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How to protect those most at risk of a forklift accident

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Every year 1300 people are involved in forklift-related accidents. But it is not lift truck operators who are most at risk — it’s everyone around them.

A recent RIDDOR report into forklift truck accidents revealed 43 percent of incidents involved impacts with a third person. The unfortunate truth is that these types of incidents can almost always be avoided.

Here, we take a closer look at the simple, cost-effective steps you can take to reduce accident risk, meet your legal health and safety obligations, and look after every member of staff.

1. Segregation

Forklifts and pedestrians should be physically separated, wherever reasonably practicable. Using physical segregation measures, such as barriers, designated zones or separate traffic routes to keep them apart, will significantly reduce risk.

Earlier this year, a company was fined £600,000 after an employee suffered life-changing juries from being struck by a forklift. The HSE’s investigation found that the company failed to implement traffic management arrangements, including vehicle segregation.

2. Assess every shared access point

When identifying places where pedestrians’ and forklifts’ paths may cross, be sure to consider all areas, including pedestrian access and egress points, the sides and ends of aisles, where visibility is reduced, and battery charging areas, where forklifts may frequently enter and exit amongst others dismounting and charging their trucks.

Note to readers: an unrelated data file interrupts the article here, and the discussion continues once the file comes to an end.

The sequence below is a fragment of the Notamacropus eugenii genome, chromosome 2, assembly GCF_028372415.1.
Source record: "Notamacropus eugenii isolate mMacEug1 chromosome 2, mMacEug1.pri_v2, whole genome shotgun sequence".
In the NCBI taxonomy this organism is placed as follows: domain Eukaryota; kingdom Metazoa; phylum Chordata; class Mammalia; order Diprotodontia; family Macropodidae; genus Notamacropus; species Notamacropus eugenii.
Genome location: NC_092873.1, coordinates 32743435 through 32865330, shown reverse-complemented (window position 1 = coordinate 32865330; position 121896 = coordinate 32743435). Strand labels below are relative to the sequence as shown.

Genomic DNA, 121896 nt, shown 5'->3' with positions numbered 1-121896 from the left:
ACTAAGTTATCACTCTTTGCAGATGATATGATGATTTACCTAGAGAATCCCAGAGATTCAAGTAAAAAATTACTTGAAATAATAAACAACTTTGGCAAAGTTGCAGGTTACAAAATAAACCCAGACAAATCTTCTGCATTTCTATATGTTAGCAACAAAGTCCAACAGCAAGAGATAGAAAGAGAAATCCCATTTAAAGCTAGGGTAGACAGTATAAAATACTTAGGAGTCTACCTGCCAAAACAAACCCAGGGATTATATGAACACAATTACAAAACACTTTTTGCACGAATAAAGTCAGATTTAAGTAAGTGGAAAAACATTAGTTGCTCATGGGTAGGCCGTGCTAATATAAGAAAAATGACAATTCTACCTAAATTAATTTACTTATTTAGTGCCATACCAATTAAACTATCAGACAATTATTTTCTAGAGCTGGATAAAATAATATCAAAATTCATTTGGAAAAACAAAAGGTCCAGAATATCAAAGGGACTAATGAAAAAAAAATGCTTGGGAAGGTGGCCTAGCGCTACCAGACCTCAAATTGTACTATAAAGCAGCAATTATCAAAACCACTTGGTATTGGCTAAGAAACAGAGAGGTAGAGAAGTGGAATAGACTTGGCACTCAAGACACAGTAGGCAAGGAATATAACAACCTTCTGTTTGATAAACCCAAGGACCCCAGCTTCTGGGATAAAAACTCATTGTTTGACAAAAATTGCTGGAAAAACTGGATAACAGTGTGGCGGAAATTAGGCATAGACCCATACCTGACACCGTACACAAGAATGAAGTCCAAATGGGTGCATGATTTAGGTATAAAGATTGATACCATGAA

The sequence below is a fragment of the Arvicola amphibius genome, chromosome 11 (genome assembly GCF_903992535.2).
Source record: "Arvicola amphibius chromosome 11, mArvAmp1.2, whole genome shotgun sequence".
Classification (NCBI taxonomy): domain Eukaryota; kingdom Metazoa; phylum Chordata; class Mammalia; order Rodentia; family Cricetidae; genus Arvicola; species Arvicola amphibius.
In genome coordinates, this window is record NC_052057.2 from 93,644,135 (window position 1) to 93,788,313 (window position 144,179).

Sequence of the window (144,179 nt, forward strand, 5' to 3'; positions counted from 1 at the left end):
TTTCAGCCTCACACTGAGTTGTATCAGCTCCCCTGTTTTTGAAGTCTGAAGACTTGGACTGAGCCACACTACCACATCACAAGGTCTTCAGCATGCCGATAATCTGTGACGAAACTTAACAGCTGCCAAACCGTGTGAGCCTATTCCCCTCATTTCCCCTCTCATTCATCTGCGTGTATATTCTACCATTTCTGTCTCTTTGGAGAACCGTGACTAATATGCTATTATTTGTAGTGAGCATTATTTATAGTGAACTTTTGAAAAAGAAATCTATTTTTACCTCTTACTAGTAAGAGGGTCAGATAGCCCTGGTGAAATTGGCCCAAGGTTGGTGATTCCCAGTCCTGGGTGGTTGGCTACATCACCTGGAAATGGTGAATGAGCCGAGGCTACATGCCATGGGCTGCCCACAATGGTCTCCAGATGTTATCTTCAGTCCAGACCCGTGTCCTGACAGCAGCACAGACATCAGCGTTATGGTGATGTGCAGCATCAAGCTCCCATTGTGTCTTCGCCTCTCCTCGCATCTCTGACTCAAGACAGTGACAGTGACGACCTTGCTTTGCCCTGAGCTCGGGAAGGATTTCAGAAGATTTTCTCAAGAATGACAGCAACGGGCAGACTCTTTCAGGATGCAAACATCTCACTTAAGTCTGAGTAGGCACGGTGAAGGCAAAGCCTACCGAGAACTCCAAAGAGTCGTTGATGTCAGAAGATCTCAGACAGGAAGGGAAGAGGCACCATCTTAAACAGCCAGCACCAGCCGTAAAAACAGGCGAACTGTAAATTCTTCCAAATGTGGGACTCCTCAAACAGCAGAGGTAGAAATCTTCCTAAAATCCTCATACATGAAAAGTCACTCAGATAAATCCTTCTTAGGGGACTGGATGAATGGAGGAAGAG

3. Develop SSOW

Where total separation is not feasible and staff are required to perform tasks in a shared area, there must be other control measures in place to keep them apart.

Safe Systems of Work (SSOW) based on risk assessments of specific tasks will ensure that all parties understand how to carry out their duties safely, while maintaining suitable distances between forklift trucks and pedestrians.

Safe Systems of Work designed to keep pedestrians safe may include measures such as:

  • Floor demarcation – such as pedestrian walkways and crossings
  • Adequate lighting/blind corner mirrors – to maximise visibility
  • Audible warnings and beacons – fitted to trucks to raise awareness of their presence
  • Time rotation — try to schedule shifts so that forklift and pedestrian tasks are not being carried out simultaneously in the same area
  • Personal Protective Equipment – all staff should be wearing their PPE to ensure they are as visible as possible
  • Clear signage — instructions for drivers and pedestrians, displayed clearly in all relevant languages
  • Forklift shutdown procedure if pedestrians approach too closely – such as our step-by-step show your hand
    Crucially, once created, SSOW must be shared with anyone who may be affected by them, including anyone who may need to pass through operating areas, however infrequently this may be.


4. Equip managers with the skills to monitor effectively

It is crucial that managers understand the importance of monitoring operations to ensure that SSOW are followed day to day and that bad practice is rectified. There is specialist training available for those who oversee forklift operations, designed to ensure that managers and supervisors know how to meet their responsibilities for safety, and why this is so important.

Now available in a variety of formats, our ‘Managing Forklift Operations’ course can be delivered as a one-day classroom-based course, led by a specialist instructor, a convenient e-learning version where delegates can learn wherever and whenever they choose, or via video conferencing, offering the benefits of facilitated training via an online video platform.

By developing a properly trained workforce that understands the risks, and a sustained safety culture that includes everyone, you can support all those who work around forklifts on site and create a safer workplace for all.

Contact us to discuss training requirements for your workforce today.

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